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OpenMarket: June 2007

  • Congress Discriminates and Panders at the Same Time

    June 8, 2007
    There's an interesting editorial in the New York Times today about how the military is losing some of its few Arab translators due to the military's blanket ban on gays. (The policy is known as the "Don't Ask, Don't Tell" policy, but it sounds like you don't need to tell many people about your sexual orientation to be kicked out of the military). It costs many thousands of taxpayer dollars to train a translator, and there are extreme shortages of translators for Middle-Eastern languages like Arabic, Urdu, and Farsi. Yet Congress enacted an inflexible ban on gays (somewhat misleadingly referred to as the "Don't Ask, Don't Tell" policy) with no exceptions. That has resulted in 58 Arab linguists being kicked out of the military.
  • Can We Deny Amnestied Illegal Aliens Affirmative Action?

    June 8, 2007
    Should illegal aliens and their descendants be eligible to receive racial preferences over other Americans under government affirmative action programs? Black businessman Ward Connerly and other critics of racial preferences are taking out an ad on June 8 in the Washington Times calling on Congress to prevent that. They want Congress to prevent illegal aliens who benefit from the amnesty contained in the Senate immigration deal from seeking racial preferences in the future. Congress probably won't even consider that. But it is surely a good idea. It would promote fairness and save taxpayers money, by reducing the number of people who can demand special preferences based on race. Racial preferences cost a lot of money. For example, consider the rather mild affirmative action ordinance upheld by the California Supreme Court in the 1994 Domar Electric case. It nevertheless...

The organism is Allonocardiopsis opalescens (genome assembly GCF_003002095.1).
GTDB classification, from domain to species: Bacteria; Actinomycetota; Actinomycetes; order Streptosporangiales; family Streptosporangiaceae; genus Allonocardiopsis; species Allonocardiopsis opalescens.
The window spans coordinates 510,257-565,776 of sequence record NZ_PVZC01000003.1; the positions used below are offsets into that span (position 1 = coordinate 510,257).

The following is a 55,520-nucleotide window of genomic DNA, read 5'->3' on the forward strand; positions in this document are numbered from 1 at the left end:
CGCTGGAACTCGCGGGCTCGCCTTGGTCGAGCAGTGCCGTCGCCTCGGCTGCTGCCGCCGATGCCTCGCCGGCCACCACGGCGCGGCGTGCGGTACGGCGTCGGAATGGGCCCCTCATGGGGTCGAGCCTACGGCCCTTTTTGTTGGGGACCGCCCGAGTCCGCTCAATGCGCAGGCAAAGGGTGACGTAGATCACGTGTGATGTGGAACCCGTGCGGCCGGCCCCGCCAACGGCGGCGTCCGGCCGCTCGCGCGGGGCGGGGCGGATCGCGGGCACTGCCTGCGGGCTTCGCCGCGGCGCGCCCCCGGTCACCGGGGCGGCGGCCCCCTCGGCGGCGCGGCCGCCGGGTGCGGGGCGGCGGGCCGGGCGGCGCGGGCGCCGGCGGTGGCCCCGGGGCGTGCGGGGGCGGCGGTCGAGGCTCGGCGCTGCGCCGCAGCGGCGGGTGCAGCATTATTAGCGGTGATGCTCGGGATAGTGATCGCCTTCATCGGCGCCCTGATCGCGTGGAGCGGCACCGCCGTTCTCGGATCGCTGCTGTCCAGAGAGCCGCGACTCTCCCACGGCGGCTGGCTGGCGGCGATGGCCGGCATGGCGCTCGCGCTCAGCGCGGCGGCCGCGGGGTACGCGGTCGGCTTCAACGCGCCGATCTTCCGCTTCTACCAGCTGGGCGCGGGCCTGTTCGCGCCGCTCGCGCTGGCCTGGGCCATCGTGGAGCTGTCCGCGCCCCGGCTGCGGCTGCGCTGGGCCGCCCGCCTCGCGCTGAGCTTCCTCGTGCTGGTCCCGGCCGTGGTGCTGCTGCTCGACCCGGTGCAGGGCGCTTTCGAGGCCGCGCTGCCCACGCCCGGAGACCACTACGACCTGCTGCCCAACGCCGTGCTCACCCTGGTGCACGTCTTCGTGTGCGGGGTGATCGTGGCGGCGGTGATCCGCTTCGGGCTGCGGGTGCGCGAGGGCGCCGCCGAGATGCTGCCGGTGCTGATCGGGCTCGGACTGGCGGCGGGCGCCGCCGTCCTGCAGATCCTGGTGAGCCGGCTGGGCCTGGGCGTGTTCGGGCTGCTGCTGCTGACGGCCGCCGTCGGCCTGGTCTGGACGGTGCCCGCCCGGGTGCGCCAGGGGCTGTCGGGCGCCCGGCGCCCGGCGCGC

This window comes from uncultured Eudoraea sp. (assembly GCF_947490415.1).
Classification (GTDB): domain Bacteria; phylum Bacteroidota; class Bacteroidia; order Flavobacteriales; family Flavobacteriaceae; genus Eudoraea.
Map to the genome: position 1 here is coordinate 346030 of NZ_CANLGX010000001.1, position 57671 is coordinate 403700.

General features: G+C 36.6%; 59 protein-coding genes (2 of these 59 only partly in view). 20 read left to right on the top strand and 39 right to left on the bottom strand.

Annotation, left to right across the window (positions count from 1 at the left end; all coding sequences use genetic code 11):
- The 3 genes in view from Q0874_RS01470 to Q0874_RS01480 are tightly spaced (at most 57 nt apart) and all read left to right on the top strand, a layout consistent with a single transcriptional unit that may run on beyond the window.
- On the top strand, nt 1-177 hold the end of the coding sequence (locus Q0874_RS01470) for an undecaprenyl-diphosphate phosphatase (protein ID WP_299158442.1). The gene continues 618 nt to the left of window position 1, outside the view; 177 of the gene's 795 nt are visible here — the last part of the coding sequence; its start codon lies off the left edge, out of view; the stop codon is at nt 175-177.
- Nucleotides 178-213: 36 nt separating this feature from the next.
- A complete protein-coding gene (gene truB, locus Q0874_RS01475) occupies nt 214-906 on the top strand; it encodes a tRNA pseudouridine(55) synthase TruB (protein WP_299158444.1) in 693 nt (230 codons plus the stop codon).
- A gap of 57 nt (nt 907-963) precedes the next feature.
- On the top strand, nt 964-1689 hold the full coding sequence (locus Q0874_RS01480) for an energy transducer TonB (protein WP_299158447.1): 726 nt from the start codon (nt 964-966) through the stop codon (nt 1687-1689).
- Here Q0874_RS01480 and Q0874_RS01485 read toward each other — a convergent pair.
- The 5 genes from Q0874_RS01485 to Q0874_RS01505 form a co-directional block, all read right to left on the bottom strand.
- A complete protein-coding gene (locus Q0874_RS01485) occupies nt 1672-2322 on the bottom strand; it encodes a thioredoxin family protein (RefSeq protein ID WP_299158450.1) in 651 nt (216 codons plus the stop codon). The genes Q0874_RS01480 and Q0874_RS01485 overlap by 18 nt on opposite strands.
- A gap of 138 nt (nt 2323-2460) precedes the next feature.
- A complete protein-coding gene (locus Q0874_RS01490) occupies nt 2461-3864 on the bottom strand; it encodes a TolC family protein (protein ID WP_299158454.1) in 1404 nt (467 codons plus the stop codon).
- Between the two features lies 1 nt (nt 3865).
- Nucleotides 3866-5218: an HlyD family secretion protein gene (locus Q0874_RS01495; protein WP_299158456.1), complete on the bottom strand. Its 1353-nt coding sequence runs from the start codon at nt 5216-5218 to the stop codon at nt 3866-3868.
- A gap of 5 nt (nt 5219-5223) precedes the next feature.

• On Thoroughbreds

    June 7, 2007
    Iain, Interesting points. I'm no expert on horse racing but my understanding is that the the races in the American Triple Crown of Thoroughbred Racing are. . . .limited to thoroughbreds. I'd assume that the same is so for the British and Irish Triple Crowns. So, by definition, I'd think that no non-thoroughbred has ever won. The values of racehorses remain high and will continue to go up for at least three reasons: First, like all sports, racing has arbitrary rules that change slowly if at all. And one of them is that horses must have specific bloodlines. I'd suspect that we would see little change even if times started getting decidedly worse. It's just the rules of the game. Second, it's likely that thoroughbreds are still the fastest horses around. Last, race horses as "prestige" assets for that multi-...
  • Mea Culpa (Sorta) on Credit Scoring

    June 7, 2007
    No sooner did I post my thoughts about the Supreme Court decision on credit scoring than I got an e-mail from an American Insurance Association staffer with an impressive bibliography of sources showing a correlation between credit scores and risk. I actually knew about one of the he cites and, for whatever reason, it slipped my mind when I was posting. But I still stand by my basic point: use of credit scoring for setting property and casualty insurance premiums seems awfully indirect and, yes, a bit screwy. In a freer market that allowed a broad range of risk factors, I still suspect that we would see it become less important. I agree that it has predictive validity and, since the cost of obtaining credit scores is so low relative to other things, I wouldn't expect it to go away entirely....
  • Government Picks Winners and Losers in Entertainment

    June 7, 2007